Pedestrian Deaths Reach 28-Year High in 2018: What’s Causing It?

Every time we leave the safety of our homes, there are risks that we encounter. Whether we’re on foot or in a vehicle, we put our lives into the hands of others. We have to trust that the people zipping by us on the roads are paying attention and are in complete control of their vehicles. It’s a cost of living in our modern world.

Unfortunately, accidents happen. Vehicles malfunction. Road conditions present potential hazards. Drivers allow distractions to take their mind off of the road ahead. As a pedestrian, you are even more at the mercy of others. In 2018, the potential danger to pedestrians became even more apparent.

Pedestrian Fatalities Hit 28-Year High

The Governor’s Highway Safety Association is a nonprofit that implements federal grants in order to better address highway safety issues in our country. According to a preliminary report by the GHSA, 2018 had the most pedestrian deaths in our country since 1990.

The preliminary report found:

  • There was a 4% increase in pedestrian deaths from the 2017 figures
  • There were 6,227 projected pedestrian fatalities last year

The numbers presented by the GHSA are not yet final. They are based on a statistical analysis which pulls the total count from the first six months of 2018 and applies it to the remaining six months. The 6,227 deaths are based on this analysis.

2018 had the most pedestrian deaths in our country since 1990

This is an incredibly alarming statistic. Since 1990, there have been countless safety features added to our cars. Our new technology should be driving these numbers down, and yet we are only seeing them increase.

What’s Causing This Increase in Deaths?

In 2008, gas prices across the country soared in the wake of the financial recession. Over the past 10 years, we’ve watched as the price has steadily decreased to where it is today. As gas has gone down in price, there has been a rise in large, gas guzzling SUVs in our country.

According to the GHSA, the increasing amount of SUVs on our roads is a factor in the rise of pedestrian deaths. The larger and heavier the vehicle, the less likely a person is to survive after being struck.

From 2013 to 2017:

  • Pedestrian deaths caused by SUVs rose by 50%

In comparison, the number of pedestrian deaths caused by cars rose by 30%. More SUVs on the road seem to be leading to more pedestrian accidents and that is causing more fatalities.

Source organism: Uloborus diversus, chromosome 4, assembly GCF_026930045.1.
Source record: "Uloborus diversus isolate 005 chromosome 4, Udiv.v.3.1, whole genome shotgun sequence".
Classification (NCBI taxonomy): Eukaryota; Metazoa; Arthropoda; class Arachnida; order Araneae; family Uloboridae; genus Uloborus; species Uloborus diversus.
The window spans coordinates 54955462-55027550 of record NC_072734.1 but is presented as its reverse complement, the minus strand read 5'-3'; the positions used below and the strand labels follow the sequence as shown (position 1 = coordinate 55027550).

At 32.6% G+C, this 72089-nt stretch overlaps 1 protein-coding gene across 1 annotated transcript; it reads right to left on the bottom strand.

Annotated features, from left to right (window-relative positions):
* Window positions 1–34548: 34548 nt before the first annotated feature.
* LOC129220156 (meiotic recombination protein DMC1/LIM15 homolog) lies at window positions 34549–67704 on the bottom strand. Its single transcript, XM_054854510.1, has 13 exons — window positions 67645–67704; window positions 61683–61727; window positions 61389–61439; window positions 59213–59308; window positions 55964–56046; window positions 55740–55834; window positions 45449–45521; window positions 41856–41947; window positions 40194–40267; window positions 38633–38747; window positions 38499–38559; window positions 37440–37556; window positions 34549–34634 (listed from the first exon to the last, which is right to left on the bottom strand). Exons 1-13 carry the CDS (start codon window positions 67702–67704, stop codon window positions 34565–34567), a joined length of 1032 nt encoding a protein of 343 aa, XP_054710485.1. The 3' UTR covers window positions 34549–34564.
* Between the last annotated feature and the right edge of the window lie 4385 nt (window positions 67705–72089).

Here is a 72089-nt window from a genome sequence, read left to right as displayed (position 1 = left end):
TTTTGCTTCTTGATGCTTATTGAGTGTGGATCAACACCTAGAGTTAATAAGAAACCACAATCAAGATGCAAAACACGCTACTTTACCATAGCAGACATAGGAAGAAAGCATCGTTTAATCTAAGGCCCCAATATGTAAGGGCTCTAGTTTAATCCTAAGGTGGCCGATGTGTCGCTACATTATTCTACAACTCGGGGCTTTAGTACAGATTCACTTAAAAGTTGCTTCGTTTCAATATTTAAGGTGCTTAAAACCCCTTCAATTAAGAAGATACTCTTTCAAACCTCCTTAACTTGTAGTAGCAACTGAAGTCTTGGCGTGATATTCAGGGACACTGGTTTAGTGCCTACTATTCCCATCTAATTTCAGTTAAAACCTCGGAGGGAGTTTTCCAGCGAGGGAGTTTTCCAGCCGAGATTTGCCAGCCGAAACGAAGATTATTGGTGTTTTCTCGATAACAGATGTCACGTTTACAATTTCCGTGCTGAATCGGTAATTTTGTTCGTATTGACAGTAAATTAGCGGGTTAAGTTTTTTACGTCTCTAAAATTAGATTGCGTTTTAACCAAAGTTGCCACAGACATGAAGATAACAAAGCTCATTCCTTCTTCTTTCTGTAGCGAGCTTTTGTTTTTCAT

Even taking SUVs out of the equation, we have a serious issue in our country. As our cars and SUVs get safer, we should be seeing less injuries and deaths, and yet we are seeing a consistent increase across the board.

In my opinion, distracted driving is most likely a factor as well. It seems like no coincidence that the pedestrian death count is increasing at the same time that smartphone ownership and usage is doing the same. We have more reasons than ever to take our eyes off the road, and we can see where that leads us.

Contact Brooks Law Group

You can’t always count on others to keep your safety in mind. In the event of an accident, however, you can trust that the Brooks Law Group will fight for you and always put you first. Our attorneys and staff are dedicated to helping you get back on your feet with the compensation you deserve. If we don’t win your case, you don’t owe us anything.

We’re a personal injury law firm with a personal approach to each and every case. Call our offices at 1-800-LAW-3030 or fill out our online case evaluation form to receive your free case evaluation. Don’t wait; connect with a law firm that cares about you today.

Steve was born in New Orleans, Louisiana. As was the practice for new doctors his father worked day and night during his medical residency at Charity Hospital there. Steve comes from a long line of doctors. His father, his grandfather, his great grandfather, even two uncles were all specialists and/or surgeons in their chosen medical specialties, including internal medicine specialist, obstetrics / gynecology, neurosurgery and general practice / surgery. His great-great grandfather was the Surgeon General of Ohio during the Civil War.